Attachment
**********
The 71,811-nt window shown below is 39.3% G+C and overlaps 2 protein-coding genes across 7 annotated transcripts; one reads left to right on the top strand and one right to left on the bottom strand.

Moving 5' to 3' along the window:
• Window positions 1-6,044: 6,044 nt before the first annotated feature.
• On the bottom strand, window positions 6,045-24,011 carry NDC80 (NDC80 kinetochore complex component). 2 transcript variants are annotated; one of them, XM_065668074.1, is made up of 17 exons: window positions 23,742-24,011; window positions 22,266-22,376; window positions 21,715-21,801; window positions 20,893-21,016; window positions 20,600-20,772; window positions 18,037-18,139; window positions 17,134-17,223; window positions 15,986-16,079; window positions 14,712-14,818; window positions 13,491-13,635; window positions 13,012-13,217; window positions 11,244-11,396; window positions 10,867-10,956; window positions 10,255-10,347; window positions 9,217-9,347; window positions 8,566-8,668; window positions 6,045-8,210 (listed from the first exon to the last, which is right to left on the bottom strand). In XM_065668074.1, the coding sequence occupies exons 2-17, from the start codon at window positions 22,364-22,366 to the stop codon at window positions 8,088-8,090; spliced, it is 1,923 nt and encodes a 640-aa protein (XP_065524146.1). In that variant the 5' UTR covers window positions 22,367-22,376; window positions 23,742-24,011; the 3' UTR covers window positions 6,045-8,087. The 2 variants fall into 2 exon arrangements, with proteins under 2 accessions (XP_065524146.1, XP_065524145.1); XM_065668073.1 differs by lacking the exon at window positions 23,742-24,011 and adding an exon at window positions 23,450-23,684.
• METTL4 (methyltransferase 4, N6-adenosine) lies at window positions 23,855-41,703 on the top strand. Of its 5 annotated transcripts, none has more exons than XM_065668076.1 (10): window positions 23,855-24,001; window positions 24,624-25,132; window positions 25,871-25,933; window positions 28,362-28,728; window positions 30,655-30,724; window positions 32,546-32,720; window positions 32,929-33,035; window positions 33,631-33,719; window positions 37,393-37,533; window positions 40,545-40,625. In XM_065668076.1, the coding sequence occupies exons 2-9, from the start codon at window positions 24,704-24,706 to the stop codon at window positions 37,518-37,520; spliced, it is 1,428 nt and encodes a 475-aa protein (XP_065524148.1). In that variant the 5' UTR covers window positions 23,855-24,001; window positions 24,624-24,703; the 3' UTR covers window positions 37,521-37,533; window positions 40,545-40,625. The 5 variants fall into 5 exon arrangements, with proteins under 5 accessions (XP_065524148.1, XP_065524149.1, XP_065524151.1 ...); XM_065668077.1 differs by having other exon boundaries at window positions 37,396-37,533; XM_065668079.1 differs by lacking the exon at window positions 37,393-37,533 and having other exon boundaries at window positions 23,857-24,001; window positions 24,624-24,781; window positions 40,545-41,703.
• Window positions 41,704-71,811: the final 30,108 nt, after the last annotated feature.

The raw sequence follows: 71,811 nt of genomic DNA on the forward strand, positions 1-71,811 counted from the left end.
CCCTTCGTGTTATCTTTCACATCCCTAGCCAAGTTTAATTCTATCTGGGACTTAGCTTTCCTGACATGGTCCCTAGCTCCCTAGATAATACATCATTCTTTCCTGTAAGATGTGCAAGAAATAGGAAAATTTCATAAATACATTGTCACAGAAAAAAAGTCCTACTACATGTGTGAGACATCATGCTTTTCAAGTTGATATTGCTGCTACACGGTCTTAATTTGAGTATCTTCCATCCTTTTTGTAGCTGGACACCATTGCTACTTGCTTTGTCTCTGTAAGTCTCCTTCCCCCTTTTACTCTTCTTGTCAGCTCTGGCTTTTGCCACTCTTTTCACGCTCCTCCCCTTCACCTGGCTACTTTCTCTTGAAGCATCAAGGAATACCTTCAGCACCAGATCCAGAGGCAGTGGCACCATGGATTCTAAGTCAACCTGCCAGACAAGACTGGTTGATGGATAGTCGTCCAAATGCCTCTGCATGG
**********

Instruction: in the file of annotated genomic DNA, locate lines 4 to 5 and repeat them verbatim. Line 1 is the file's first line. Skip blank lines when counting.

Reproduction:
• On the bottom strand, window positions 6,045-24,011 carry NDC80 (NDC80 kinetochore complex component). 2 transcript variants are annotated; one of them, XM_065668074.1, is made up of 17 exons: window positions 23,742-24,011; window positions 22,266-22,376; window positions 21,715-21,801; window positions 20,893-21,016; window positions 20,600-20,772; window positions 18,037-18,139; window positions 17,134-17,223; window positions 15,986-16,079; window positions 14,712-14,818; window positions 13,491-13,635; window positions 13,012-13,217; window positions 11,244-11,396; window positions 10,867-10,956; window positions 10,255-10,347; window positions 9,217-9,347; window positions 8,566-8,668; window positions 6,045-8,210 (listed from the first exon to the last, which is right to left on the bottom strand). In XM_065668074.1, the coding sequence occupies exons 2-17, from the start codon at window positions 22,364-22,366 to the stop codon at window positions 8,088-8,090; spliced, it is 1,923 nt and encodes a 640-aa protein (XP_065524146.1). In that variant the 5' UTR covers window positions 22,367-22,376; window positions 23,742-24,011; the 3' UTR covers window positions 6,045-8,087. The 2 variants fall into 2 exon arrangements, with proteins under 2 accessions (XP_065524146.1, XP_065524145.1); XM_065668073.1 differs by lacking the exon at window positions 23,742-24,011 and adding an exon at window positions 23,450-23,684.
• METTL4 (methyltransferase 4, N6-adenosine) lies at window positions 23,855-41,703 on the top strand. Of its 5 annotated transcripts, none has more exons than XM_065668076.1 (10): window positions 23,855-24,001; window positions 24,624-25,132; window positions 25,871-25,933; window positions 28,362-28,728; window positions 30,655-30,724; window positions 32,546-32,720; window positions 32,929-33,035; window positions 33,631-33,719; window positions 37,393-37,533; window positions 40,545-40,625. In XM_065668076.1, the coding sequence occupies exons 2-9, from the start codon at window positions 24,704-24,706 to the stop codon at window positions 37,518-37,520; spliced, it is 1,428 nt and encodes a 475-aa protein (XP_065524148.1). In that variant the 5' UTR covers window positions 23,855-24,001; window positions 24,624-24,703; the 3' UTR covers window positions 37,521-37,533; window positions 40,545-40,625. The 5 variants fall into 5 exon arrangements, with proteins under 5 accessions (XP_065524148.1, XP_065524149.1, XP_065524151.1 ...); XM_065668077.1 differs by having other exon boundaries at window positions 37,396-37,533; XM_065668079.1 differs by lacking the exon at window positions 37,393-37,533 and having other exon boundaries at window positions 23,857-24,001; window positions 24,624-24,781; window positions 40,545-41,703.